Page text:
Nick Rosenthal: You can. I will start a little further back, if I may. There is a Dylan Thomas book that talks about everything you want to know about the wasp except why-and the why is often important. Why was court justice interpreting in the UK regulated? Why did Government take a keen interest? We go back to the early ’90s, to the Begum case, in which a lady was given an interpreter in an English court who did not speak her language. The unfortunate lady was found guilty of murder, and only at appeal did it come out that justice had not been served. That is really the heart of the whole matter-justice must always be served. Quite rightly, Government and the professional bodies talked with one another, and there was a mood of "What can we do here to improve this?" You will have to forgive me, as it slightly predates my close involvement, but we had things like the Runciman report from 1994, I believe. We then had Lord Justice Auld’s report in 2001. We have mentioned the national agreement and have done so as if it were one thing. Actually, it was an evolving, moving, regularly reviewed thing. I believe it was reviewed in 2004 and 2007. There were ongoing and constant efforts to make it better. No one ever claimed that any system can be perfect.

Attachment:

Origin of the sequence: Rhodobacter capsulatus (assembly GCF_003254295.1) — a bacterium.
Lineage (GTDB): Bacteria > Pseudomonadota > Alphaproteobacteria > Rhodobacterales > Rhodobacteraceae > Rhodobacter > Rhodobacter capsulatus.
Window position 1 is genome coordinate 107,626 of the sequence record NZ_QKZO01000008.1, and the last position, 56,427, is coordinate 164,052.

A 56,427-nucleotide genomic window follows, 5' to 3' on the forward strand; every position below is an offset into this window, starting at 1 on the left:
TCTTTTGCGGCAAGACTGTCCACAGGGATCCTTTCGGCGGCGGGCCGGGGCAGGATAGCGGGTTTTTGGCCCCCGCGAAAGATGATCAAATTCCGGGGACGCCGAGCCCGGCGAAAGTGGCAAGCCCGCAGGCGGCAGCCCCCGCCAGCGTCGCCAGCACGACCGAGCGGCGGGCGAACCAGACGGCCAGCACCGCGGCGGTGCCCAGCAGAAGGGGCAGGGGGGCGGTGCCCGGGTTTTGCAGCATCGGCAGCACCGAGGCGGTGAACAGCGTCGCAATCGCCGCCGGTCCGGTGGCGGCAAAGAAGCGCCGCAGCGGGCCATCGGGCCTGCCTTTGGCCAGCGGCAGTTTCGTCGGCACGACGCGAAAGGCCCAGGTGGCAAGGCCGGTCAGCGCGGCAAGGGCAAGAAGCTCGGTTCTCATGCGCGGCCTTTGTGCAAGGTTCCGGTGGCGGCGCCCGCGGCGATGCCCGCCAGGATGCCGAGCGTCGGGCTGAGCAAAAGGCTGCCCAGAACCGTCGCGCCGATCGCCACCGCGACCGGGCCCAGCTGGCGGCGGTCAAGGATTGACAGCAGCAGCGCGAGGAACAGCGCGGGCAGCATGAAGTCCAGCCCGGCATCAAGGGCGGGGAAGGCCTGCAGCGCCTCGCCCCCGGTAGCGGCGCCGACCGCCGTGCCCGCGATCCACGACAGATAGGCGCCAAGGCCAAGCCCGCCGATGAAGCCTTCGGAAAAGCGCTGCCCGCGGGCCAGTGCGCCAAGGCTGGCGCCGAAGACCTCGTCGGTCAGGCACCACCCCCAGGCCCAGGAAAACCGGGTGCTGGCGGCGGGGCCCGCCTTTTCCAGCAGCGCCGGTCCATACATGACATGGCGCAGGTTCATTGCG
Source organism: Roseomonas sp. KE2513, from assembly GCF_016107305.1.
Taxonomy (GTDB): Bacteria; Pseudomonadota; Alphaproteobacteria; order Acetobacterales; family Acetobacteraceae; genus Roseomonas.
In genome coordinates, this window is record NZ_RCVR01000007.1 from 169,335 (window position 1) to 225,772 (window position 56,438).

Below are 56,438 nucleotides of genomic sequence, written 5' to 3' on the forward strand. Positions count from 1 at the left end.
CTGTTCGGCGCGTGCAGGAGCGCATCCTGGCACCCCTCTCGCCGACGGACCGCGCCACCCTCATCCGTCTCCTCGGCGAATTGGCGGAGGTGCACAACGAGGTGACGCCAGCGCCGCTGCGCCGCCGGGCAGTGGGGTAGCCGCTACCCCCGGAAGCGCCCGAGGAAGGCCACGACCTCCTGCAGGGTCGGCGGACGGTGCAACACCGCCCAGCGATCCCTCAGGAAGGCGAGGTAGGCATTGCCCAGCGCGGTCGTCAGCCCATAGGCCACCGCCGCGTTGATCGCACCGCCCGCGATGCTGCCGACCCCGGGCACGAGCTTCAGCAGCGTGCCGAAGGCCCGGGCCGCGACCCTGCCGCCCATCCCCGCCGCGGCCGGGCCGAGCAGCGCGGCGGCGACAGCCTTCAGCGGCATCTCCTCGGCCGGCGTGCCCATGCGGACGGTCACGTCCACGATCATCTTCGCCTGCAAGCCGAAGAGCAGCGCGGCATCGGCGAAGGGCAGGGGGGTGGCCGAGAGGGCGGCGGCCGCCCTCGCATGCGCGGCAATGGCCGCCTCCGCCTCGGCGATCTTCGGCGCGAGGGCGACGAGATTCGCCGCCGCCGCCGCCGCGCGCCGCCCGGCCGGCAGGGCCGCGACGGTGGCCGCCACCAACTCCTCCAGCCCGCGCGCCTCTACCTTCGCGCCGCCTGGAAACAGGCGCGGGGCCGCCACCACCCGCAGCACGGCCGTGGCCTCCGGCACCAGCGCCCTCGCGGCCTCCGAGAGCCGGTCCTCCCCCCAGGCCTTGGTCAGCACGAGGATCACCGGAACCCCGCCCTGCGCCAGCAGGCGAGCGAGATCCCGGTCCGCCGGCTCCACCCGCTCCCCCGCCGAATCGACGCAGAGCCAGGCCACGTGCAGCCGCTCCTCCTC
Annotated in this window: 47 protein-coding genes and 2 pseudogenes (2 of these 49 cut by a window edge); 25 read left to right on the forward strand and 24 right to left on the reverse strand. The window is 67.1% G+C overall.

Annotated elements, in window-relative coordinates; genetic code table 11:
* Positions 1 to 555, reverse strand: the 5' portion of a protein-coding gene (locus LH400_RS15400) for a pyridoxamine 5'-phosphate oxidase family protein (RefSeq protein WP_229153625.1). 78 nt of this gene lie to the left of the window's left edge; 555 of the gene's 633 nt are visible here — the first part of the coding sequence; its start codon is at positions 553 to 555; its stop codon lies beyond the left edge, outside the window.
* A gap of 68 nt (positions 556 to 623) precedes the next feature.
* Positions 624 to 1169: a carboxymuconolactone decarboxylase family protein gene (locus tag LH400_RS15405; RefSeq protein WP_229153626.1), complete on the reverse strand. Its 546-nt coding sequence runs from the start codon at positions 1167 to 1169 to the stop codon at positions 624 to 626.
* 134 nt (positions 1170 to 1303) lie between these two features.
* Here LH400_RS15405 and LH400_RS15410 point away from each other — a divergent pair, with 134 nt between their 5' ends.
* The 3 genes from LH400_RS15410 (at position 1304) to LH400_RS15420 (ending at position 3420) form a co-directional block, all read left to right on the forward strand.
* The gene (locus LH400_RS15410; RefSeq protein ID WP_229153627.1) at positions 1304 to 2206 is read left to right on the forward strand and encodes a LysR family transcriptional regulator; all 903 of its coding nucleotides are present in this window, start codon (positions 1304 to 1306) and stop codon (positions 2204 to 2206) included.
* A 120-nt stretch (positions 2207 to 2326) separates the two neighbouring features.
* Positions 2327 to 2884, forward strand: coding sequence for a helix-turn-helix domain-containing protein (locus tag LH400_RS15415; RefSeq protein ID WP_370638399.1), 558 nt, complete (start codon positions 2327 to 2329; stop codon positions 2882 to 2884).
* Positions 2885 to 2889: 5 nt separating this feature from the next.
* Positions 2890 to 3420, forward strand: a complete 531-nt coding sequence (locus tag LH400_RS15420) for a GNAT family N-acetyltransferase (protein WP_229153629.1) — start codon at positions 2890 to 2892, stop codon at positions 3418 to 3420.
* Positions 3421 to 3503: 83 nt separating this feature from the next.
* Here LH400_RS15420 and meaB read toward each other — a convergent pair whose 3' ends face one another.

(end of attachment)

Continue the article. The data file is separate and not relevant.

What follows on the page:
Q5 Nick de Bois: How did the complaints that you were receiving from members materialise? What sort of level of complaints were you getting? Can you provide more examples of why people were dissatisfied? I am really trying to establish the level of dissatisfaction.
Nick Rosenthal: Within my own organisation, the Institute of Translation and Interpreting, we were not getting massive levels of complaint, but bear in mind that we are a broader church than just court and police interpreters, although we certainly have a number of those among us. I think the main concern among our members was and always has been about interpreters who are not fully professionally qualified and not appropriately experienced working in the courts. Even under the old system, where the idea was that people must be registered with the National Register of Public Service Interpreters-NRPSI-there were still too many instances of people working in the courts who were not appropriately registered with NRPSI, which set a clear bar in terms of qualifications in that respect.